Intro: After a successful integration into Europe, Deezer launched in Australia, New Zealand and Canada simultaneously in late April, albeit to little fanfare here. With other 1.3 million paid subscribers and 20 million users worldwide, Deezer also does a pretty solid job of differentiating itself from its competitors, particularly with ‘editorialised content’ (more on that later).
Music Library – 5/5: Deezer say on their website that their catalogue is a rich 18 million worth of songs, which puts it above both Spotify and Mog. From our test, it was only missing a few local independent acts and its syndicated servers mean that we get things a little later occasionally, but it seems to be living up to its enormous catalogue size.
Design 4/5: Of all the streaming services, we have to say that Deezer has the most unique outlook of all the five we’ve looked at. The play track and runtime panel sits up the top, with a collage of artwork in the background. They also invite you to search their music collection, making the search function a prominent feature of the homepage, along with a ‘Top’ list for artists, track and albums. There’s also a ‘What’s Hot’ section and their ‘Top Radio Channels’ tucked near the bottom. It’s nice. It’s unusual. It’s different.
Functionality 5/5: Just like Spotify, Deezer has a handy relationship with Facebook. Which makes connecting a snap. No time wasted filling in your details, just sing in with your Facebook account and it does the rest; which means you’ll be able to see what your friends are listening to on the service, or show off that you’re digging the new Killers single with a ‘like’. If that’s not enough you can add your own comment for any albums as well. Deezer has also partnered up with music websites, which syndicates their album reviews on certain records. Strangely enough, the service also gives you the option to buy the song or album that you’re listening to on Amazon or iTunes.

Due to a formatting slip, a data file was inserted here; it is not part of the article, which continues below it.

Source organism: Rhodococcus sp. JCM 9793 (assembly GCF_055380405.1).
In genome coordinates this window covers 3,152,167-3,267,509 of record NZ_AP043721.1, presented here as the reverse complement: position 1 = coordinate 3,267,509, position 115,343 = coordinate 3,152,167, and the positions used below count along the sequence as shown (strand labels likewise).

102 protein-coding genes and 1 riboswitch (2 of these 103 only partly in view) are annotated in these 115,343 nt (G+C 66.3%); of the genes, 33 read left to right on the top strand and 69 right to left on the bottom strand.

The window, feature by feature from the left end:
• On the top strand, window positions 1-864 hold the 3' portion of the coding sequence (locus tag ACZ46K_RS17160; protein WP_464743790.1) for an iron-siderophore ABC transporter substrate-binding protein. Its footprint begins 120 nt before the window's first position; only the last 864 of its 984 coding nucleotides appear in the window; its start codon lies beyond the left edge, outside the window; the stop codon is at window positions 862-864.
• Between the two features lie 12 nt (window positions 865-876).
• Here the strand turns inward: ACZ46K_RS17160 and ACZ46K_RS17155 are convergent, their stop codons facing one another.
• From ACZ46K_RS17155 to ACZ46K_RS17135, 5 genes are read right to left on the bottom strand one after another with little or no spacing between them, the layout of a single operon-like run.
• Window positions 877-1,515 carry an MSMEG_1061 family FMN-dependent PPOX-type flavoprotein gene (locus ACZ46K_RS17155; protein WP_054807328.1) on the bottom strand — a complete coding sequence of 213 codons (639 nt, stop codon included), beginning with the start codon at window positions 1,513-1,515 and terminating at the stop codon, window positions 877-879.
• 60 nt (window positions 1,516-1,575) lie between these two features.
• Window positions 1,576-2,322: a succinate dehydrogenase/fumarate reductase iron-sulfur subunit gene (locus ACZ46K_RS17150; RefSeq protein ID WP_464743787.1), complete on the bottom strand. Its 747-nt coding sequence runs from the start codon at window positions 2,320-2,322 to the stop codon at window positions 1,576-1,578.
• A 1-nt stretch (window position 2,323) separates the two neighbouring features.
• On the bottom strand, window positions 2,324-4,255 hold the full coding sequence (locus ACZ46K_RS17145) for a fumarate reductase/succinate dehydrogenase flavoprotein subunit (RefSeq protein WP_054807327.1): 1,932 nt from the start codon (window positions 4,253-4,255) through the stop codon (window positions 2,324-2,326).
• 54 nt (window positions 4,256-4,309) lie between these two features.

Price 2/5: If you sign up, Deezer gives you access to its vast database of music, but only allows a 30 second preview of songs. Although it does still allow you to share what you’re listening to via social media. There is no ‘basic’ option as Deezer has cleverly marketed to just two pricing options. You can either choose from Premium or – wait for it – Premium+. The former, at $7.49 a month, gets you; artist themed radio, high quality sound, no ads and exclusive content. Namely, competition prizes (like concert tickets!) and The Deezer Mixing Desk (more on that later). Premium+ has all of the above as well as mobile and tablet connectivity and offline listening on such devices for $14.99 a month.
Limitations: If you’re not interested in Social media interactivity, then Deezer’s heavy Facebook focus might not be for you. The lack of apps might also get you down and despite it’s many options, the Premium+ subscription is the most expensive out of the five analysed here.
The edge: Deezer, like MOG, has focused its efforts on sound quality. It even gives you the option to change the sound levels with the innovative ‘Deezer Mixing Desk’. If you’re so inclined to get creative, this feature is certainly unique, if not a game changer for the market. Deezer also features ‘editorialised content’ which means they’re music isn’t just judged by numbers and algorithms, but actual people (with music tastes) who program what’s hot on the music service. Not just big labels pumping money into the names you’re already familiar with. Diversity is the name of the game, and Deezer has some fancy footwork. It’s already highly competitive with big daddy Spotify on every level, it just needs a few more users for its features to really come into their own.
The verdict: 4/5
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